The majority of our open source work happens outside of Alphabet organizations

The majority of repositories we work on are outside of Alphabet organizations: Over the last five years, more than 70% of non-personal GitHub repositories Alphabet contributors interacted with were outside of Google-managed organizations. We updated the methodology behind this metric since our last edition to filter out forks created in the pull request workflow. The top projects (by unique contributors at Alphabet) include Google-initiated projects such as Kuberenetes, Apache Beam, and gRPC as well as community-led projects such as LLVM, Envoy, and Rust.

We continue to invest in the sustainability of open source ecosystems

The mission of the Google Open Source Programs Office remains the same: we sponsor, create, and invest in projects and programs that enable everyone to join and contribute to the global open source ecosystem. In 2022, OSPO provided $5.7M in membership fees and sponsorship funding to 60 key open source projects and organizations. This funding was in addition to our established annual programs:

  • In its 18th year, Google Summer of Code enabled more than 1000 individuals to contribute to more than 150 organizations. Over the lifetime of this program, more than 19,000 individuals from 112 countries have contributed to more than 800 open source organizations across the globe.
  • In its fourth year, Google Season of Docs provided direct grants to 30 open source projects to hire more than 50 technical writers to improve open source project documentation, and published its second case study report highlighting useful open source documentation metrics. More than half of the documentation created in the 2022 program were how-tos, tutorials, and reference documentation; projects primarily wanted to add documentation for missing use cases and fix disorganized documentation.
  • Since 2011, the Google Open Source Peer Bonus Program has awarded bonuses for open source contributions to members of our extended community. In 2022 more than 300 contributors received awards, working in over 40 countries on more than 200 open source projects.

Our open source work will continue to grow and evolve to support the changing needs of our communities. Thank you to our colleagues and community members who continue to dedicate their personal and professional time supporting the open source ecosystem. Follow our work at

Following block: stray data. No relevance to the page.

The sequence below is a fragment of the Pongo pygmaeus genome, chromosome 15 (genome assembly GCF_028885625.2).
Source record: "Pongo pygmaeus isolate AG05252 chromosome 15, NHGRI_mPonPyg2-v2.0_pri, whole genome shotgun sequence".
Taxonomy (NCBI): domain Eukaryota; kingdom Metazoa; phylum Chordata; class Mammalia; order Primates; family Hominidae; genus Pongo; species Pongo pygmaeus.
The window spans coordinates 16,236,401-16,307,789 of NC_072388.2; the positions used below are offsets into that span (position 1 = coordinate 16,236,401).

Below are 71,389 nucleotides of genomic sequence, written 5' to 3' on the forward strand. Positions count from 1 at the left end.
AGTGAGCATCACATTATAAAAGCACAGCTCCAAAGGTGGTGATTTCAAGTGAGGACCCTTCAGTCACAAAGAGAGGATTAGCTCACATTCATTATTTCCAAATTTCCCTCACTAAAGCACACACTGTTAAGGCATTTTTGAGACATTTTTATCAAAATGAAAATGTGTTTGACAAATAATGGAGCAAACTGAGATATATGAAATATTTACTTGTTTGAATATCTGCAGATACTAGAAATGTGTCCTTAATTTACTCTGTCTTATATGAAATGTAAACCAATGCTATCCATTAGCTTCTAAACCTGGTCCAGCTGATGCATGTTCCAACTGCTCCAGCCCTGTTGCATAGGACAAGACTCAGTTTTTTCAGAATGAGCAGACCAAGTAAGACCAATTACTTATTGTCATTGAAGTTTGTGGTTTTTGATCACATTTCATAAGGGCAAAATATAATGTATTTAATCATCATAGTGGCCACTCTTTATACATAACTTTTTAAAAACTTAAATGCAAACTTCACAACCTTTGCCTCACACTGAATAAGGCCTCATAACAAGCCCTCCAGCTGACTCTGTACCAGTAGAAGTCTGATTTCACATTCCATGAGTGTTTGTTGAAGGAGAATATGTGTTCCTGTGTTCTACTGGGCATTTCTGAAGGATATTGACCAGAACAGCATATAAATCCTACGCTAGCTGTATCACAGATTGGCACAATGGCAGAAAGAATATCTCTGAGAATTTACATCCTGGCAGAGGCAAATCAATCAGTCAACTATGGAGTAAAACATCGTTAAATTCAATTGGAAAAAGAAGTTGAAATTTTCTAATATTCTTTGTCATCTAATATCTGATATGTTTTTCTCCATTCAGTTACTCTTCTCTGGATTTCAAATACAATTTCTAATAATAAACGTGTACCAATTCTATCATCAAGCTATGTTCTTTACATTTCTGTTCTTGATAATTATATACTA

By Sophia Vargas – Researcher, Google Open Source Programs Office

About this data:

This report features metrics provided by many teams and programs across Alphabet. In regards to the code and code-adjacent activities data, we wanted to share more details about the derivation of those metrics.

2022 updates: This year, we decided to remove event counts as it is increasingly difficult to differentiate automated activities from human-centered work. Even after filtering out non-human accounts, we couldn’t correlate these events to employee time spent on open source projects, and so we reduced our reporting to focus on our population and scope of effort.

  • Data sources: These data represent activities on repositories hosted on GitHub and our internal production Git service Git-on-Borg. These sources represent a subset of open source activity currently tracked by Google OSPO.
    • GitHub: We continue to use GitHub Archive as the primary source for GitHub data, which is available as a public dataset on BigQuery. Alphabet activity within GitHub is identified by self-registered accounts, which we estimate underreports actual activity.
    • Git-on-Borg: This is our primary platform for internal projects and some of our larger, long running public projects such as Android and Chromium. While we continue to develop on this platform, most of our open source activity has moved to GitHub to increase exposure and encourage community growth.
    • Distinct event types: Note that Git-on-Borg and GitHub APIs produce distinct sets of events—so we report activity metrics per platform. Where GitHub Event logs capture a wide range of activity from code creation and review to issue creation and comments, the Gerrit Event stream (used by Git-on-Borg) only captures code changes and reviews.
  • Driven by humans: We have created many automated bots and systems that can propose changes on various hosting platforms. We have intentionally filtered these data to focus on human-initiated activities.
  • Business and personal: Activity on GitHub reflects a mixture of Alphabet projects, third party projects, experimental efforts, and personal projects. Our metrics report on all of the above unless otherwise specified.
  • Alphabet contributors: Please note that unless additional detail is specified, activity counts attributed to Alphabet open source contributors will include our full-time employees as well as our extended Alphabet community (temps, vendors, contractors, and interns).
  • GitHub Accounts: For counts of GitHub accounts not affiliated with Alphabet, we cannot assume that one account is equivalent to one person, as multiple accounts could be tied to one individual or bot account.
  • *Active counts: Where possible, we will show ‘active users’ defined by logged activity (excluding ‘WatchEvent’) within a specified timeframe (a month, year, etc.) and ‘active repositories’ and ‘active projects’ as those that have enough activity to meet our internal criteria and have not been archived.